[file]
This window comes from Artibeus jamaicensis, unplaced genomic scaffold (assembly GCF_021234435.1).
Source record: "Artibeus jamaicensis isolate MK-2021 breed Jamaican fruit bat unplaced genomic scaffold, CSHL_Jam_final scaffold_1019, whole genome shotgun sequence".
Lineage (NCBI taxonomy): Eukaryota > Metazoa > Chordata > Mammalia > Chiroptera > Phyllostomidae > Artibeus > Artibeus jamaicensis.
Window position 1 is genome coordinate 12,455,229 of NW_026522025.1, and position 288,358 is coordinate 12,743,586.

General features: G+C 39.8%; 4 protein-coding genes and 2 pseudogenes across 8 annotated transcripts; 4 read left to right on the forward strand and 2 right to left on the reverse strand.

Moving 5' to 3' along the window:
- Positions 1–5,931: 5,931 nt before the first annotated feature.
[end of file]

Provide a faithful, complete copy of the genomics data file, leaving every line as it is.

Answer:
This window comes from Artibeus jamaicensis, unplaced genomic scaffold (assembly GCF_021234435.1).
Source record: "Artibeus jamaicensis isolate MK-2021 breed Jamaican fruit bat unplaced genomic scaffold, CSHL_Jam_final scaffold_1019, whole genome shotgun sequence".
Lineage (NCBI taxonomy): Eukaryota > Metazoa > Chordata > Mammalia > Chiroptera > Phyllostomidae > Artibeus > Artibeus jamaicensis.
Window position 1 is genome coordinate 12,455,229 of NW_026522025.1, and position 288,358 is coordinate 12,743,586.

General features: G+C 39.8%; 4 protein-coding genes and 2 pseudogenes across 8 annotated transcripts; 4 read left to right on the forward strand and 2 right to left on the reverse strand.

Moving 5' to 3' along the window:
- Positions 1–5,931: 5,931 nt before the first annotated feature.